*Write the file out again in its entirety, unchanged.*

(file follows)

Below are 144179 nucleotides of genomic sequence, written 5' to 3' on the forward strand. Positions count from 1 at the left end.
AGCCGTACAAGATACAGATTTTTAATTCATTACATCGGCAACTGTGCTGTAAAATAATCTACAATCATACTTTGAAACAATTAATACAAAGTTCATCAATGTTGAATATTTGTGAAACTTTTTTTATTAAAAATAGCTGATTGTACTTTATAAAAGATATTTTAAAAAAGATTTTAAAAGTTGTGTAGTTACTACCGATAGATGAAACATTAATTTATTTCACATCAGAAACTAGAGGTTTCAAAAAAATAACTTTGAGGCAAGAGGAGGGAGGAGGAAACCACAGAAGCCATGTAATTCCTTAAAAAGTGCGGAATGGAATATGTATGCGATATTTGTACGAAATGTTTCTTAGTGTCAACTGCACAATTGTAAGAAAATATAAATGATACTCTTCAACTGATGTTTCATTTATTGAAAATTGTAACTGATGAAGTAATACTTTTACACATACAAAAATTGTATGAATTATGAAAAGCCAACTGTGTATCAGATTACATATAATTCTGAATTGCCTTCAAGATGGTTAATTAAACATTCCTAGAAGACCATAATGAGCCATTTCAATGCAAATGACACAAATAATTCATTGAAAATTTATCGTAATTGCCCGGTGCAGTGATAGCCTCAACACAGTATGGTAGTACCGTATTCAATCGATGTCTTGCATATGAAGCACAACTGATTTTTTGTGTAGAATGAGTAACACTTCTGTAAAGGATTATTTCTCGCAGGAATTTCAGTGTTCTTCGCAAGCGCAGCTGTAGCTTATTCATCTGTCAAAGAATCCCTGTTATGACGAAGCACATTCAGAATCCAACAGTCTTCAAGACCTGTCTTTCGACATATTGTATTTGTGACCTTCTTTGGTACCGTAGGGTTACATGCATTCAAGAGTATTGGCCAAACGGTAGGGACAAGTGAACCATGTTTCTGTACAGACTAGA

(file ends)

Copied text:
Below are 144179 nucleotides of genomic sequence, written 5' to 3' on the forward strand. Positions count from 1 at the left end.
AGCCGTACAAGATACAGATTTTTAATTCATTACATCGGCAACTGTGCTGTAAAATAATCTACAATCATACTTTGAAACAATTAATACAAAGTTCATCAATGTTGAATATTTGTGAAACTTTTTTTATTAAAAATAGCTGATTGTACTTTATAAAAGATATTTTAAAAAAGATTTTAAAAGTTGTGTAGTTACTACCGATAGATGAAACATTAATTTATTTCACATCAGAAACTAGAGGTTTCAAAAAAATAACTTTGAGGCAAGAGGAGGGAGGAGGAAACCACAGAAGCCATGTAATTCCTTAAAAAGTGCGGAATGGAATATGTATGCGATATTTGTACGAAATGTTTCTTAGTGTCAACTGCACAATTGTAAGAAAATATAAATGATACTCTTCAACTGATGTTTCATTTATTGAAAATTGTAACTGATGAAGTAATACTTTTACACATACAAAAATTGTATGAATTATGAAAAGCCAACTGTGTATCAGATTACATATAATTCTGAATTGCCTTCAAGATGGTTAATTAAACATTCCTAGAAGACCATAATGAGCCATTTCAATGCAAATGACACAAATAATTCATTGAAAATTTATCGTAATTGCCCGGTGCAGTGATAGCCTCAACACAGTATGGTAGTACCGTATTCAATCGATGTCTTGCATATGAAGCACAACTGATTTTTTGTGTAGAATGAGTAACACTTCTGTAAAGGATTATTTCTCGCAGGAATTTCAGTGTTCTTCGCAAGCGCAGCTGTAGCTTATTCATCTGTCAAAGAATCCCTGTTATGACGAAGCACATTCAGAATCCAACAGTCTTCAAGACCTGTCTTTCGACATATTGTATTTGTGACCTTCTTTGGTACCGTAGGGTTACATGCATTCAAGAGTATTGGCCAAACGGTAGGGACAAGTGAACCATGTTTCTGTACAGACTAGA